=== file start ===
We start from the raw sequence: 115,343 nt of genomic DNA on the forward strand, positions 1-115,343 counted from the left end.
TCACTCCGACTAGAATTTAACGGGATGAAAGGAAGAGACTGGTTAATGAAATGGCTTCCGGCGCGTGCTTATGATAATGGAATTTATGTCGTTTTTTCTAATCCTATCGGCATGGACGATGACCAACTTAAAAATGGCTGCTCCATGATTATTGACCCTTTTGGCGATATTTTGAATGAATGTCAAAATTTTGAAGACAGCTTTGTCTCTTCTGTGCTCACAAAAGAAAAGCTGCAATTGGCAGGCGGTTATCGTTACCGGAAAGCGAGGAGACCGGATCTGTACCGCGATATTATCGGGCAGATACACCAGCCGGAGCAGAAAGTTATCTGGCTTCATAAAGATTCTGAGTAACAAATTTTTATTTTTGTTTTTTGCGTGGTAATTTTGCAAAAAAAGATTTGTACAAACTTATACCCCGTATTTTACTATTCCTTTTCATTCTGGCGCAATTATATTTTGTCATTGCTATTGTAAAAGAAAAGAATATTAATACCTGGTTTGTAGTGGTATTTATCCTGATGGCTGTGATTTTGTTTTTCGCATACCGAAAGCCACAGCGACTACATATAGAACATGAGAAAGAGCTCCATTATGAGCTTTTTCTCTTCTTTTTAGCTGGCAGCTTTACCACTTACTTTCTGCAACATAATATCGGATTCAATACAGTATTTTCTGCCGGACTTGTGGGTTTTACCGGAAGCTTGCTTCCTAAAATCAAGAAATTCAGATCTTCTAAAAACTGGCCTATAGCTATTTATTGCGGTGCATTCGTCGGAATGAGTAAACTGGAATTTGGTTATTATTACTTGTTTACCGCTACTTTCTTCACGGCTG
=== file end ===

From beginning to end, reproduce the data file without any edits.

We start from the raw sequence: 115,343 nt of genomic DNA on the forward strand, positions 1-115,343 counted from the left end.
TCACTCCGACTAGAATTTAACGGGATGAAAGGAAGAGACTGGTTAATGAAATGGCTTCCGGCGCGTGCTTATGATAATGGAATTTATGTCGTTTTTTCTAATCCTATCGGCATGGACGATGACCAACTTAAAAATGGCTGCTCCATGATTATTGACCCTTTTGGCGATATTTTGAATGAATGTCAAAATTTTGAAGACAGCTTTGTCTCTTCTGTGCTCACAAAAGAAAAGCTGCAATTGGCAGGCGGTTATCGTTACCGGAAAGCGAGGAGACCGGATCTGTACCGCGATATTATCGGGCAGATACACCAGCCGGAGCAGAAAGTTATCTGGCTTCATAAAGATTCTGAGTAACAAATTTTTATTTTTGTTTTTTGCGTGGTAATTTTGCAAAAAAAGATTTGTACAAACTTATACCCCGTATTTTACTATTCCTTTTCATTCTGGCGCAATTATATTTTGTCATTGCTATTGTAAAAGAAAAGAATATTAATACCTGGTTTGTAGTGGTATTTATCCTGATGGCTGTGATTTTGTTTTTCGCATACCGAAAGCCACAGCGACTACATATAGAACATGAGAAAGAGCTCCATTATGAGCTTTTTCTCTTCTTTTTAGCTGGCAGCTTTACCACTTACTTTCTGCAACATAATATCGGATTCAATACAGTATTTTCTGCCGGACTTGTGGGTTTTACCGGAAGCTTGCTTCCTAAAATCAAGAAATTCAGATCTTCTAAAAACTGGCCTATAGCTATTTATTGCGGTGCATTCGTCGGAATGAGTAAACTGGAATTTGGTTATTATTACTTGTTTACCGCTACTTTCTTCACGGCTG